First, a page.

Journal of Diabetic Complications & Medicine

ISSN: 2475-3211

Open Access

Diabetes 2018: Treatment of Diabetic Macular Edema with ILUVIEN (Fluocinolone Acetonide 0.19mg): Pharmacokinetics and Lipophilicity for the Primary Care Provider: Alyson Evans- Alimera Sciences


Alyson Evans

Diabetes mellitus is an epidemic worldwide. Primary care providers, including advanced practice registered nurses, can play a vital role in both the treatment of the disease and prevention of complications, particularly diabetic macular edemaA working comprehension of the ailment procedure and early referral is of excellent significance, as are long haul treatment choices patients may get from their ophthalmologist. ILUVIEN® (fluocinolone acetonide (FAc) intravitreal embed) 0.19 mg is an embed infused into the eye (glassy) and utilized for the treatment of diabetic macular edema (DME) in patients who have been previously treated with a course of corticosteroids and did not have a clinically significant increase in intraocular pressure. The embed of ILUVIEN, a corticosteroid, gives a constant microdose of FAc for as long as three years. One must comprehend the pharmacokinetics of a medication as not all corticosteroids have a similar lipophilicity, water dissolvability and tissue well as its lipophilic nature. The lipophilicity of FAc considers the ceaseless utilization of a microdose that is promptly retained into the retina, which clarifies why the FAc contiuous microdose can settle or improve vision for many patients, while reducing retinal edema. It is important for the primary care provider to appreciate the features of the drug and understand the implications of diabetic macular edema. Assertive, collaborative treatment is imperative for this patient population to maintain vision through their lifetime.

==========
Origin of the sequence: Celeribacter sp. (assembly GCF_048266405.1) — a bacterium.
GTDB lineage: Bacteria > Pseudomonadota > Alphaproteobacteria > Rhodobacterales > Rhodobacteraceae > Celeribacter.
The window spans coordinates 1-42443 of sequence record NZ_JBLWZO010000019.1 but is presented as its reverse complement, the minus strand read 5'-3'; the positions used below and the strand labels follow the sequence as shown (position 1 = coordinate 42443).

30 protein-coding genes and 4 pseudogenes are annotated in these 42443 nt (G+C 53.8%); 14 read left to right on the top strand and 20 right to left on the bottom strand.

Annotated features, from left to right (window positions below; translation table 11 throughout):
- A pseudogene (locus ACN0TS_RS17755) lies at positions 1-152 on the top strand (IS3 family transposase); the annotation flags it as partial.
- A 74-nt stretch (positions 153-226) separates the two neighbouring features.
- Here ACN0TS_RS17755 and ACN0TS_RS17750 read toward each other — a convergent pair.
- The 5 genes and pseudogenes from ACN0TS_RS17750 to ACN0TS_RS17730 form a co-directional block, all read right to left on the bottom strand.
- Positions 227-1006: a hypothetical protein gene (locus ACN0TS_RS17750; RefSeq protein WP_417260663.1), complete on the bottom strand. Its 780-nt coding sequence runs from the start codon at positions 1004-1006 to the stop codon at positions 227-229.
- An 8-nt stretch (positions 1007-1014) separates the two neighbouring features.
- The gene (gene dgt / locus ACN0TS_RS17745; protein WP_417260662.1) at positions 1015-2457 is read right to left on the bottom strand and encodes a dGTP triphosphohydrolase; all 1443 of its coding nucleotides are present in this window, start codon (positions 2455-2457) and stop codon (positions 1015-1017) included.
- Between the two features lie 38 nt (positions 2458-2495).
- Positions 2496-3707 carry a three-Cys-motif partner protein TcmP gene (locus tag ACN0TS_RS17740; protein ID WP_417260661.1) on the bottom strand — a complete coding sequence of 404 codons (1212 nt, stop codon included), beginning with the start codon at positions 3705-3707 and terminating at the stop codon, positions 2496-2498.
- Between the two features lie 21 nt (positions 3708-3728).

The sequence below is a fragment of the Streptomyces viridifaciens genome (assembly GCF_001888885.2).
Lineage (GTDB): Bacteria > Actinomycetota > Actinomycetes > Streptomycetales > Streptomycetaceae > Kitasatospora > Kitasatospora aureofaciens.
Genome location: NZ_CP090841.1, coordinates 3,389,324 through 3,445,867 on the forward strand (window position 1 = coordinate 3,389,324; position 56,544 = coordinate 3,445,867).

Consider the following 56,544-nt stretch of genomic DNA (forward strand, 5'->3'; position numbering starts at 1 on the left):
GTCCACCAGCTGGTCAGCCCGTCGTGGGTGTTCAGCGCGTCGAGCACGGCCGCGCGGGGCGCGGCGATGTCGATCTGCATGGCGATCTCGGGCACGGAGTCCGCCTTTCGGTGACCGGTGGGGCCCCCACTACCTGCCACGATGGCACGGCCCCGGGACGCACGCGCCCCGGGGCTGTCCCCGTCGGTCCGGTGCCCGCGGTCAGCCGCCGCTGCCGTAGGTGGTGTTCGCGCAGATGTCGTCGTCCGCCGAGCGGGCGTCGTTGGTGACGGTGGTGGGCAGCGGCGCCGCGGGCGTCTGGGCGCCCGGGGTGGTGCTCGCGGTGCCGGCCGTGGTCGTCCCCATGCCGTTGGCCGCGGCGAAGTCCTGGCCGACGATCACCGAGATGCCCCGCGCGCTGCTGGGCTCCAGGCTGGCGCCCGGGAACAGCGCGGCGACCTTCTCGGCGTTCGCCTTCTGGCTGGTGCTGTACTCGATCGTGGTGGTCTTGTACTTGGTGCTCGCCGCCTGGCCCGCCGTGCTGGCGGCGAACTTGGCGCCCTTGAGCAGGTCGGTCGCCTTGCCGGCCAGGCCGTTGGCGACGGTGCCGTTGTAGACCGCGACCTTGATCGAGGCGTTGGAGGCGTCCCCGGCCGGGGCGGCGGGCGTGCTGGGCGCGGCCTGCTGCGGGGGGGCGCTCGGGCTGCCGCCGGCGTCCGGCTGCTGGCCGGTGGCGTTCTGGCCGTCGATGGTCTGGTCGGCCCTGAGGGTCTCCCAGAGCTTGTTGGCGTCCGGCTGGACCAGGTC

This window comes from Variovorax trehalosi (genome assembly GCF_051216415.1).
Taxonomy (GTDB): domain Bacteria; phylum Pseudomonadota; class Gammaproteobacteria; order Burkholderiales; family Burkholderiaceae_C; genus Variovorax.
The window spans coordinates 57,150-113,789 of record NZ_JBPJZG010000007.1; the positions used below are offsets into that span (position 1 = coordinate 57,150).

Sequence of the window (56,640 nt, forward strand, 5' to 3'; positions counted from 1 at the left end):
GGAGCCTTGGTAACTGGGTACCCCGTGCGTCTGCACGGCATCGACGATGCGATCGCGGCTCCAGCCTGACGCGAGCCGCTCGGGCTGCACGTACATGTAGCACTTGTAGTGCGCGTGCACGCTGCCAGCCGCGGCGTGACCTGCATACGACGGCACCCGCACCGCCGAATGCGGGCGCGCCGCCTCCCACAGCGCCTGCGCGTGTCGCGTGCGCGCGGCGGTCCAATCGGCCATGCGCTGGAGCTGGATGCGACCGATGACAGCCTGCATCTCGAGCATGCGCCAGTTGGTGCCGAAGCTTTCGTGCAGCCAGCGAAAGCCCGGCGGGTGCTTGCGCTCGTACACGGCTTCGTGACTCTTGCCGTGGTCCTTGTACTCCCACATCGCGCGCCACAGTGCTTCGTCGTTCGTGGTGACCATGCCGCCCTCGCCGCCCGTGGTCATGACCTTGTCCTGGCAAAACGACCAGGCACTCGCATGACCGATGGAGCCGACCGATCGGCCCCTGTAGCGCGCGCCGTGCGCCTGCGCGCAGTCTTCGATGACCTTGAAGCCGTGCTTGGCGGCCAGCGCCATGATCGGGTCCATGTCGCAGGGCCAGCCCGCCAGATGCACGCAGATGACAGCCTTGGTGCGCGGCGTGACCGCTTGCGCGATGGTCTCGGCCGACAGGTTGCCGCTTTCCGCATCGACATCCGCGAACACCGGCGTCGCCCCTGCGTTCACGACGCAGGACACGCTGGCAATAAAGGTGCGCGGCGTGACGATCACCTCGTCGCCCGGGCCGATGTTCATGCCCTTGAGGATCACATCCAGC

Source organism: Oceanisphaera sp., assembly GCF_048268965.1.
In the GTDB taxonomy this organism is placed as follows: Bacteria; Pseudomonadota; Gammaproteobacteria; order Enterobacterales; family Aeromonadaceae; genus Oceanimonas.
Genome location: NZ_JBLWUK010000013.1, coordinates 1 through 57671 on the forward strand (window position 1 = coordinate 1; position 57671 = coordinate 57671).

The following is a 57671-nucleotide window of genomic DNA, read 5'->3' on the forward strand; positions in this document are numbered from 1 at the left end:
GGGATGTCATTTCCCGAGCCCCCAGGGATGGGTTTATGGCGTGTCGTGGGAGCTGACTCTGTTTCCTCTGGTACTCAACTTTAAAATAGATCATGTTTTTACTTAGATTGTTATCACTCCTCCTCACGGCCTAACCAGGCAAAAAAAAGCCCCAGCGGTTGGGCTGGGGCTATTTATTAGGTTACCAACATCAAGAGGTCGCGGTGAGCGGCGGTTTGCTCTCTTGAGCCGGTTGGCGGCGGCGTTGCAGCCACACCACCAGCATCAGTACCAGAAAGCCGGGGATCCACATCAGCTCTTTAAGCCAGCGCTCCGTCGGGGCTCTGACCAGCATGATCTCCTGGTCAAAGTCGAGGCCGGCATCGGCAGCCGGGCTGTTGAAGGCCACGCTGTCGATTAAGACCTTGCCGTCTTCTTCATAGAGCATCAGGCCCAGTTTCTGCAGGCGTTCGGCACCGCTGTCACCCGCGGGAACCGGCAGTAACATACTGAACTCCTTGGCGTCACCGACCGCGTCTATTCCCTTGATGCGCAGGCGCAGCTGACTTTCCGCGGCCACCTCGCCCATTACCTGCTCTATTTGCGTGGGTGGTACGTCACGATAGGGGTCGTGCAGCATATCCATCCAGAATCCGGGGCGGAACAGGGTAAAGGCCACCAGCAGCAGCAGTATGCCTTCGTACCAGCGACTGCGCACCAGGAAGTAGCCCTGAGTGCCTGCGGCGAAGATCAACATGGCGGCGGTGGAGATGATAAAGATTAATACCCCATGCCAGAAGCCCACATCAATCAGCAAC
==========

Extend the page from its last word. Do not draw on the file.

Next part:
Diabetes as a National Epidemic It has been well documented that Type 2 diabetes mellitus (DM2) is a national epidemic in the United States. The Centers for Disease Control and Prevention estimated that in 2012, over 29 million people were diagnosed with DM2, and 1 in 4 people were undiagnosed. These statistics were even grimmer for those considered pre-diabetic: 86 million were prediabetic with 9 of 10 being unaware. Given these numbers, it is no surprise that primary care providers (PCPs) would see more patients with a myriad of complications, including those affecting vision. Diabetic macular edema (DME) is one of them; improved appreciation of this disease process and its treatments could enable PCPs to make a timelier referral, thereby positively affecting the patient’s vision over time, which when lost, may never be regained. Diabetic Macular Edema According to Bandello et al. DME, defined as “retinal thickening involving or approaching the center of the macula, represents the most common cause of vision loss in patients affected by diabetes mellitus.” DME is a multi-factorial disease process which includes multiple inflammatory cytokines and biochemical factors driven by local and systemic disease processes (Figure 1). For the PCP, management of the systemic disease is an important part of preventing ocular complications, but early referrals to ophalmologists and retina specialists are equally important. Understanding treatment options is critical, as some have systemic affect.


ILUVIEN (fluocinolone acetonide 0.19mg implant) as a Foundational Therapy for DME